Need help getting certs for Domain Controller (DC) LDAPS and Pfsense

What is the best way to generate a certificate for my domain controller? I have a need to enable LDAPS for a few services. From what I am gathering I will need to utilize the "DNS Challenge" and I may have to use a wildcard. If this is true, will impose a security risk? My local domain is "", public domain is "", and the FQDN of my DC is "". I will mention that I also need a certificate for my Pfsense firewall. I've read somewhere online that mentioned I could use the Pfsense to handle the Let's Encrypt certificates. If I address two needs with one that would be excellent but I'm not sure if it works that way. I'm not well versed with SSL certificates, so anything helps. Excited to start getting certificates on my machines. Thanks!

Here's a blog post I wrote about getting the DC cert. You won't need (and shouldn't get) a wildcard for it.

pfSense has an acme package that can handle getting a cert for your router. I've never used it, but it should also not require a wildcard cert provided there's a public DNS name pointing to your routers WAN IP.

Trying to handle the DC cert using pfSense will likely be more trouble than its worth. Just let the router do its own thing and handle the DC cert (or certs) separately.


We currently don't have a DNS provider that offers API support but that could change soon, especially if this works well. So, I will use the manual approach for now. I understand that the manual plugin option will require me to manually issue and renew the cert every 60-90 days. I'm assuming this can easily be updated once I migrate to a DNS provider who easily integrates with Let's Encrypt DNS validation.

I appreciate the response and hope you don't mind the questions. I bet most of these will make more sense once I actually start using it.

Since I'm going initially start out with manual, what's the best way to manually renew once deployed?

Besides the fact that other people can now lookup the FQDN of my machine is there any other security implications with DNS validation and the TXT record? Should and can the DNS TXT record be deleted once verified?

Specifically, is expanding the "$dc.HostName variable ( portion of the splat. Is this what allows us to use subdomains and NOT have to use a wildcard?

If I have multiple DC's will I have to perform this on every domain controller with new set of DNS TXT challenge questions each time?

Does this technically need to be installed and ran on my domain controller, putting aside the install parameter which installs the cert to the local computers certificate store? If I'm understanding this correctly It sounds like I can use a computer just for generating certificates. Not sure if that's good practice or not.


Correct on both.

If you end up using Posh-ACME specifically. Just re-running the New-PACertificate command will work for manual renewals. But there are other clients you could also use that would have a different process.

I don't believe there are any other security ramifications other than the knowledge of your DC's internal FQDN. For clarity, that FQDN does not need to exist in the public copy of the DNS zone. Only the validation TXT record does. And that TXT record can and should be deleted immediately following a successful validation.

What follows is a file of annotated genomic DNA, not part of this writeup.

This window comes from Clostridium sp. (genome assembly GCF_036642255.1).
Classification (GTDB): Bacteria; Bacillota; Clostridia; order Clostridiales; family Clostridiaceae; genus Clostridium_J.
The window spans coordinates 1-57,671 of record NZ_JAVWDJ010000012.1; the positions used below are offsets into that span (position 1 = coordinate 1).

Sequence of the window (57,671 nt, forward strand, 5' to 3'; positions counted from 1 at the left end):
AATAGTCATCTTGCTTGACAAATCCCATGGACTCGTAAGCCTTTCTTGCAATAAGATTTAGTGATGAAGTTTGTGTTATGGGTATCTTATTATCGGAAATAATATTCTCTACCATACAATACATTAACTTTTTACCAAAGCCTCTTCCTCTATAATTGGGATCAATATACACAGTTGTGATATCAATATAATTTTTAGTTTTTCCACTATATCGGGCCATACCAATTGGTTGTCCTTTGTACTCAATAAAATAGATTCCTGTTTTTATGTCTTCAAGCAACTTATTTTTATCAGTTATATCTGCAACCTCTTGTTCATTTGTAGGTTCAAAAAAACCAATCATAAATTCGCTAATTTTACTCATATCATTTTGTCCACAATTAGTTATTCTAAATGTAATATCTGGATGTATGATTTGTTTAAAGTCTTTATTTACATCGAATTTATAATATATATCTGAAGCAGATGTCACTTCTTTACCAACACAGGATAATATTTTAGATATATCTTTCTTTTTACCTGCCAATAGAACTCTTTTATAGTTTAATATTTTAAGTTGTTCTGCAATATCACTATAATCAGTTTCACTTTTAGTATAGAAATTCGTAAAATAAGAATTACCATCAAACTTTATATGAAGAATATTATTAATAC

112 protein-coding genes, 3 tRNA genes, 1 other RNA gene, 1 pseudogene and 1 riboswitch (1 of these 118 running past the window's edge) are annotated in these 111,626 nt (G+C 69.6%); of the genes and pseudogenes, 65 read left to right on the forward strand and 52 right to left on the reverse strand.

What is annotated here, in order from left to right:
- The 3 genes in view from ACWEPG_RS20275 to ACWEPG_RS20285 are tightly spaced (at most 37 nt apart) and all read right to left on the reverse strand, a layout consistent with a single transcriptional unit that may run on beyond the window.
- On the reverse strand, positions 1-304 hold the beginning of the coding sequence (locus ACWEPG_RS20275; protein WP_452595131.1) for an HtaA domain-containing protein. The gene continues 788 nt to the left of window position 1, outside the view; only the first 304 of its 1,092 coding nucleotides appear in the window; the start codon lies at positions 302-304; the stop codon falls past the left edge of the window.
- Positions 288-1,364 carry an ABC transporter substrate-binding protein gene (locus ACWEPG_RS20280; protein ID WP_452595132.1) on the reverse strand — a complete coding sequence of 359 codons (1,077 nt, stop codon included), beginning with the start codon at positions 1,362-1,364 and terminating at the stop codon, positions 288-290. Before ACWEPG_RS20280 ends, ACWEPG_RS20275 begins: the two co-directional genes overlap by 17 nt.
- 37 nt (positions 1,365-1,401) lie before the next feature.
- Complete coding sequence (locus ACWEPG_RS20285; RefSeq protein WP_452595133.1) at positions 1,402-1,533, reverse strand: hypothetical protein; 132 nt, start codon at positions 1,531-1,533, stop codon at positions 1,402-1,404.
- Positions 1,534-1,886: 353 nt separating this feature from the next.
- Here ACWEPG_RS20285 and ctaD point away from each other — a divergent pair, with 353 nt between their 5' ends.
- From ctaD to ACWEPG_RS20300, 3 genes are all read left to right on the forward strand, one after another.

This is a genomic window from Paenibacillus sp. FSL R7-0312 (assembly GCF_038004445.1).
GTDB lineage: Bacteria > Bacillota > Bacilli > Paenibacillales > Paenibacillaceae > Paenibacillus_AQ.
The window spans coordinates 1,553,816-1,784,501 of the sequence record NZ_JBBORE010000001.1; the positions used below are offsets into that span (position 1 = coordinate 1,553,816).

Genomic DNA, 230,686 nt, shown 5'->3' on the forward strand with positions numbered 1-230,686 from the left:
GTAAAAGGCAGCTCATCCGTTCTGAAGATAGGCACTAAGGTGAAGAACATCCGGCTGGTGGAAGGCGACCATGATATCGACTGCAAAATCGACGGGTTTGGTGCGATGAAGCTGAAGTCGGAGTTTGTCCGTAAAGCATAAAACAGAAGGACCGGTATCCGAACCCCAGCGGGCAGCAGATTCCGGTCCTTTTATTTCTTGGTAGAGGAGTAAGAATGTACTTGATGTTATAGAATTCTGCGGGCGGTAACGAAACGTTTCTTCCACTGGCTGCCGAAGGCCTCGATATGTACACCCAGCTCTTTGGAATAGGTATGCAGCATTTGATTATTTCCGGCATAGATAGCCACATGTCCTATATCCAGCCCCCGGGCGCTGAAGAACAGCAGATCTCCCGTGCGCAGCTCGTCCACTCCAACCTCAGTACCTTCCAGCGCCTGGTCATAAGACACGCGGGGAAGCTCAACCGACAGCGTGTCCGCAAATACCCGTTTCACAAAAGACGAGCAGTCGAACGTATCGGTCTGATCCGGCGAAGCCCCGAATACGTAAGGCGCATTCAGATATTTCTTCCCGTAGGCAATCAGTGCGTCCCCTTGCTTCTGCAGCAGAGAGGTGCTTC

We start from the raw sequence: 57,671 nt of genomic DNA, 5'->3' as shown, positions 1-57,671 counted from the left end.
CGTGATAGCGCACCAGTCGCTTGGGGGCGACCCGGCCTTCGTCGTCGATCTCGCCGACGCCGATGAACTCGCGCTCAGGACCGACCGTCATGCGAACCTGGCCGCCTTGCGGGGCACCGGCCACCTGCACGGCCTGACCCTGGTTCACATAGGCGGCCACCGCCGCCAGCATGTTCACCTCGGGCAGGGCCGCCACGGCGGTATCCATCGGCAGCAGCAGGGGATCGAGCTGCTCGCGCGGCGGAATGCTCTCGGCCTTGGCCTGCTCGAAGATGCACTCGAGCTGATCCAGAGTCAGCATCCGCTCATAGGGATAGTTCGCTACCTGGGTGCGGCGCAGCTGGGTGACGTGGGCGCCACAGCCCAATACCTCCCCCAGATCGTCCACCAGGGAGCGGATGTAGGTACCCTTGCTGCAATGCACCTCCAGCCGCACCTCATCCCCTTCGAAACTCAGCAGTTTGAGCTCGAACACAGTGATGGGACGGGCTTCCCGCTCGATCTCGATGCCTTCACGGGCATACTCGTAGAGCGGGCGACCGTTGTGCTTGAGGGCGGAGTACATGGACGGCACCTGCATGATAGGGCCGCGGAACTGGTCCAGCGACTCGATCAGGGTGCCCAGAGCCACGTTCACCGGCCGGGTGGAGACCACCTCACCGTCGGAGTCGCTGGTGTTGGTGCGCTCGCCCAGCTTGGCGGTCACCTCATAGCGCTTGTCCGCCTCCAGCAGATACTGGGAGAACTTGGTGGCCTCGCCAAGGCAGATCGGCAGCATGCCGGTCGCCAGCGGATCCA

Correct. Though it's also a requirement for AD itself to recognize and pick up the cert once installed. In my experience, the engine won't recognize and pick up a cert unless the actual FQDN is in the SAN field. So a wildcard specifically won't work with AD's LDAPS engine.

Yes. The TXT record values will be different at every renewal and each unique SAN in each unique cert will require a separate validation record. You can see why automation becomes important here. There are also ways to delegate where the records are read from to a DNS service that does provide an API endpoint if your primary DNS does not.

No, the actual process obtaining the cert can technically be run from anywhere when using DNS validation. Only the resulting cert/key (or pfx combo) would need to be copied to and installed on the DC. So yes, you could designate a central machine to coordinate obtaining the certs and then push them out to where they need to go. Though, this comes with its own set of security implications and automation challenges.


@dylan.b All Let's Encyrypt certificates are in public Certificate Transparency logs which can be searched by anyone. I think that is true of all public CA's but not sure if some exceptions. See as just one tool for searching the CT logs.

Just thought I'd mention it as you said you were new to certs. It is not practical to completely hide your FQDNs with these public certs.


@rmbolger Thanks a bunch for responding to all my questions, really helped. I used your module and was able to generate a Let's Encrypt certificate for my domain controller and deleted the validation TXT records immediately afterwards.

Going to try and use your same Posh-ACME module to generate a cert for one of my IIS servers next!

@MikeMcQ Thats good to know. Thanks for sharing the site, I can see other FQDNs from my domain populate here as is.

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Glad everything is working for you!

Just wanted to add that this is not super time sensitive. It's just that you don't want to leave old records around cluttering things up. So any time before the next renewal would be sufficient.


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